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No. 32557 -   Posey Dwight Tolliver and Beverly S. Tolliver v. Terry Maxey and Carolyn Maxey

Starcher, J., dissenting:

            I write separately to reiterate the “positive misconduct” rule that I outlined in my concurrence to Covington v. Smith, 213 W.Va. 309, 582 S.E.2d 756 (2003). I dissent to the majority opinion's failure to adopt the rule because, factually, this case is a perfect example of why such a remedial rule is needed.

            The positive misconduct rule is simple: where an attorney engages in extreme, inexcusable, repeated neglect or inaction that is so disastrous that the client is effectively and unknowingly deprived of legal representation, the client will not be held responsible for the attorney's neglect. It is called positive misconduct because the inaction is so severe that it rises to a level of, and often seems to be accompanied later by, deliberate misconduct on the part of the lawyer. See Covington, 213 W.Va. at 326-27, 582 S.E.2d at 773-74 (Starcher, J., concurring).

            The positive misconduct rule doesn't encompass simple attorney mistakes, nor does it apply to deliberately-chosen delay strategies by attorneys which have an unintended consequence. The rule kicks in when the attorney takes a course of action that is anathema to the role of an aggressive advocate. It protects a client when a lawyer goes on a frolic and detour from his responsibilities with disastrous results.      

      Whatever the lawyer's motivation _ whether stupidity, cupidity, timidity, or mental illness _ when the lawyer's conduct, in effect, obliterates the existence of the attorney-client relationship, and the client seeking relief is relatively free from negligence, then the client should be excused from association with the lawyer and freed from the consequences of the lawyer's actions.

            In this case, pure sloth by attorney Robert Browning got a good case dismissed in December 1999. Pure, positive misconduct by the attorney got that dismissal hidden from his clients for several years. This case, in a nutshell, is a classic example of positive misconduct by a lawyer. The circuit court should have permitted the case to be reinstated through the operation of this doctrine.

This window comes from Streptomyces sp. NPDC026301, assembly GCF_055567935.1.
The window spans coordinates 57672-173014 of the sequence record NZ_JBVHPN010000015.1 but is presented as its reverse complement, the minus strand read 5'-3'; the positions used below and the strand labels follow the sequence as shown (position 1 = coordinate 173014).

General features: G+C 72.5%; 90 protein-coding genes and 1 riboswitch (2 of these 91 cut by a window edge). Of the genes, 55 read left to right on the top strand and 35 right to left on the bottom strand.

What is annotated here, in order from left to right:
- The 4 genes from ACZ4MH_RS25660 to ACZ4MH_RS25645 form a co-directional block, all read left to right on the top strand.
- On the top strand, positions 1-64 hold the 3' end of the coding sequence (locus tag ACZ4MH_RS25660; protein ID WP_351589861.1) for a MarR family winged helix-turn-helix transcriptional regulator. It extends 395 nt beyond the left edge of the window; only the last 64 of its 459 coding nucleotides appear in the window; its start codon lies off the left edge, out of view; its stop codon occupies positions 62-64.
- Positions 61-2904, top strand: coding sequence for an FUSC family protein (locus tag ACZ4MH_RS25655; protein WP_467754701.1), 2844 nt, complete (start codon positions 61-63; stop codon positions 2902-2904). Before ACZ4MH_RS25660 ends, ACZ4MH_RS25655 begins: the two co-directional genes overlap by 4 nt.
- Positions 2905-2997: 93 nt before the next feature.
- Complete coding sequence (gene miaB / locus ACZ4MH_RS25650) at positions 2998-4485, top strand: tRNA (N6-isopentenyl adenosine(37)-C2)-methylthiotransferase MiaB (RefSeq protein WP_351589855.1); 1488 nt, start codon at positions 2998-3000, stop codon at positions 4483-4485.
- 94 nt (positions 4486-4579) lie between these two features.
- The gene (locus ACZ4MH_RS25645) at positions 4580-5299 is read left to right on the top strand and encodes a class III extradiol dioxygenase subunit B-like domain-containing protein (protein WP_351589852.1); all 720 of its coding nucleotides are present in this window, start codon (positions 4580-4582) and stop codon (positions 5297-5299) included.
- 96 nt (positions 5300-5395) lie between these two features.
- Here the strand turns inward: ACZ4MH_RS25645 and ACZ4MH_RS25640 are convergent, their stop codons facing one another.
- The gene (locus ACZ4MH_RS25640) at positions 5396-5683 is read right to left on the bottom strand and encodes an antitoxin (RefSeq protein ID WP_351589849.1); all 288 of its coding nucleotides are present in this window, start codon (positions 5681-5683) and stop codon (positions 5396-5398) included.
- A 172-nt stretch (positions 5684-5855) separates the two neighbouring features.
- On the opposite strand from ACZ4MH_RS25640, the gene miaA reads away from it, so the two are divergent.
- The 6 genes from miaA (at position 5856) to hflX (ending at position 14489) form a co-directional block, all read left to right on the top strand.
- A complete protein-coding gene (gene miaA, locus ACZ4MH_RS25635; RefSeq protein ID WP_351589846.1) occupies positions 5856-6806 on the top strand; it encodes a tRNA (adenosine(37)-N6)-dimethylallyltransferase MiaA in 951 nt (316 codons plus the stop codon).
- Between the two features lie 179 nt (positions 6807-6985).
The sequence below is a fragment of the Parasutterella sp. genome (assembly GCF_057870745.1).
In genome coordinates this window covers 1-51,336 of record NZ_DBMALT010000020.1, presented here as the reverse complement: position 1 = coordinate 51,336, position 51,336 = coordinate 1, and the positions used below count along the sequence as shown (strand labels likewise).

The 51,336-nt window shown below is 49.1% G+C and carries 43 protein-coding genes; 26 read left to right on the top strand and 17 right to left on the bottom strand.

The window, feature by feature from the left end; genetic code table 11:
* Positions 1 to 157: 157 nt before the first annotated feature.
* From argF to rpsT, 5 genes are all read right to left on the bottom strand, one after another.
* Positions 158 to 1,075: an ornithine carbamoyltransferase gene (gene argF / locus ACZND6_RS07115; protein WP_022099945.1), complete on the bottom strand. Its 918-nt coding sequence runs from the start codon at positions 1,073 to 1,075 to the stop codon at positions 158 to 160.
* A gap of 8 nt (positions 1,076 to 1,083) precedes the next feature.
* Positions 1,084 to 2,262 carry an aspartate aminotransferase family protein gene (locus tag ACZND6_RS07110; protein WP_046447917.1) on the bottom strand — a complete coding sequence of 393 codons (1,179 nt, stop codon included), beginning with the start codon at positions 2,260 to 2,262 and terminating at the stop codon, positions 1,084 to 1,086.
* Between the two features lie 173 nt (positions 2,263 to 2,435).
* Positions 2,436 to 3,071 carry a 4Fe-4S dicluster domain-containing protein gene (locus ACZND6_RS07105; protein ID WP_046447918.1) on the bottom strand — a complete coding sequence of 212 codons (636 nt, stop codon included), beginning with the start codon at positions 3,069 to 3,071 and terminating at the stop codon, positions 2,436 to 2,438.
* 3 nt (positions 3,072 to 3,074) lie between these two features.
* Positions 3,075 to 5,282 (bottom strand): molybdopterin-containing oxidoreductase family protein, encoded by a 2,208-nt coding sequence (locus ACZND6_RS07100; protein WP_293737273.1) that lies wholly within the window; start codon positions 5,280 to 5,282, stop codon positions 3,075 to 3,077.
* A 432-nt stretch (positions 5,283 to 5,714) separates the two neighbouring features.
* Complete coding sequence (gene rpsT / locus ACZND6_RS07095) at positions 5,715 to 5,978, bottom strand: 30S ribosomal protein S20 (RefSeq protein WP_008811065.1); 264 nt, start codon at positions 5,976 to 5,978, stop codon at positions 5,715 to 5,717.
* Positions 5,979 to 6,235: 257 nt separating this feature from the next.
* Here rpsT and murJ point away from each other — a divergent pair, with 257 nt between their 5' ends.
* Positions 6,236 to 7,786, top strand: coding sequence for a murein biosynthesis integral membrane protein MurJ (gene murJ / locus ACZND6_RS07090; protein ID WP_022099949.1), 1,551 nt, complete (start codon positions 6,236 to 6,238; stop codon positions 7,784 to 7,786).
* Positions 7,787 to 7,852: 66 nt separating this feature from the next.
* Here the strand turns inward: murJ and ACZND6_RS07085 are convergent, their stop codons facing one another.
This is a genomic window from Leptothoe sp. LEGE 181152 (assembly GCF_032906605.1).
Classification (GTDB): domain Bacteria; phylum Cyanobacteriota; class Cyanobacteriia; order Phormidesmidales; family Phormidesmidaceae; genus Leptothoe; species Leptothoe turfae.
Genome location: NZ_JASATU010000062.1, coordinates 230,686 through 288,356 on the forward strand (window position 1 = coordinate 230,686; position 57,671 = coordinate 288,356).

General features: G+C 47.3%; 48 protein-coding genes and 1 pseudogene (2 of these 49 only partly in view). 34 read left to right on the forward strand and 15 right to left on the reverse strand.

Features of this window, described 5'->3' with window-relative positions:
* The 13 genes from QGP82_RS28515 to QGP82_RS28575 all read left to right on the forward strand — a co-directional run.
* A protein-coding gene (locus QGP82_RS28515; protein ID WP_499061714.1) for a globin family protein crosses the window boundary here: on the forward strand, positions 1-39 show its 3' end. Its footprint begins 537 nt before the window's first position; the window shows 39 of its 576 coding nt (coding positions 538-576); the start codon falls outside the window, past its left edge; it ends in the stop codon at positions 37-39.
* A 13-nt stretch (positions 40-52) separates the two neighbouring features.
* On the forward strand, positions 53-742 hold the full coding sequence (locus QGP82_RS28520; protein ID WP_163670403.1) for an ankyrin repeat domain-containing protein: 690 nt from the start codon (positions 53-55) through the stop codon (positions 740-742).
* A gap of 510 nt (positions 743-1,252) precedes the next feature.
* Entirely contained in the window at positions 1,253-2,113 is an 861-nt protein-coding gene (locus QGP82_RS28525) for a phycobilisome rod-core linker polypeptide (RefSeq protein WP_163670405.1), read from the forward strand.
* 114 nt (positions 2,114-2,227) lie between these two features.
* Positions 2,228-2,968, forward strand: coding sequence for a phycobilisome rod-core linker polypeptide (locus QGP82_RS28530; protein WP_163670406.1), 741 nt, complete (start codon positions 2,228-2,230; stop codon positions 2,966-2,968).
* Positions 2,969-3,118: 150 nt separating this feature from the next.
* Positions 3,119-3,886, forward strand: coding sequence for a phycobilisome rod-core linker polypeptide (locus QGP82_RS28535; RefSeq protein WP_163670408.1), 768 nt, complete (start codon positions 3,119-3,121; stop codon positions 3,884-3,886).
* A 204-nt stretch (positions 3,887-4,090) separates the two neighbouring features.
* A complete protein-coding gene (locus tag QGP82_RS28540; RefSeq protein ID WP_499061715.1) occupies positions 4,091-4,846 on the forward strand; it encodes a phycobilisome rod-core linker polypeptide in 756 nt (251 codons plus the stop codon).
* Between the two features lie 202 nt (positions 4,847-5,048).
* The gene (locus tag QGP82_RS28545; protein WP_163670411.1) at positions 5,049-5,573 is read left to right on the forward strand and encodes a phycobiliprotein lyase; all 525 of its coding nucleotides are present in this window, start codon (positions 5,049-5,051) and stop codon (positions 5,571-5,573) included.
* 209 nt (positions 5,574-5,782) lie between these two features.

I concede that it took the plaintiffs' new lawyer, Sherri D. Goodman, until September 2003 _ almost four years after the dismissal _ to take action to get the case reinstated, and the defendants might have suffered some prejudice by the intervening time period. But, the plaintiffs never learned of Browning's misconduct until May 2002 and did not hire Ms. Goodman until August 2002. Up to September 2003, Ms. Goodman reasonably relied upon the three term rule in Rule 41 of the Rules of Civil Procedure and W.Va. Code, 56-8-12 in forming her legal opinion that, as a matter of law, the case simply could not be reinstated. I dissent because the majority opinion now punishes the plaintiffs for their misplaced trust in Browning, and punishes them because Ms. Goodman initially performed her role as a lawyer and obeyed the written law.     

       Ms. Goodman showed some moxie in this case when, on September 24, 2003, she encouraged the circuit court to toss the three term rule to the wind and do the right thing _ reinstate the plaintiffs' case so it could be resolved on its merits. Ms. Goodman raised the Court's opinion and my separate opinion in Covington _ which was filed on July 11, 2003 _ as routes the trial court could take to fairly remedy attorney Browning's flagrant abandonment of his responsibilities to the plaintiffs. Unfortunately, the trial court and now this Court have refused to take that step toward fairness.

            The circuit court, and this Court, should not have “ducked” the issue; they should have done the right thing and reinstated the plaintiffs' case through the operation of the positive misconduct rule. I therefore respectfully dissent.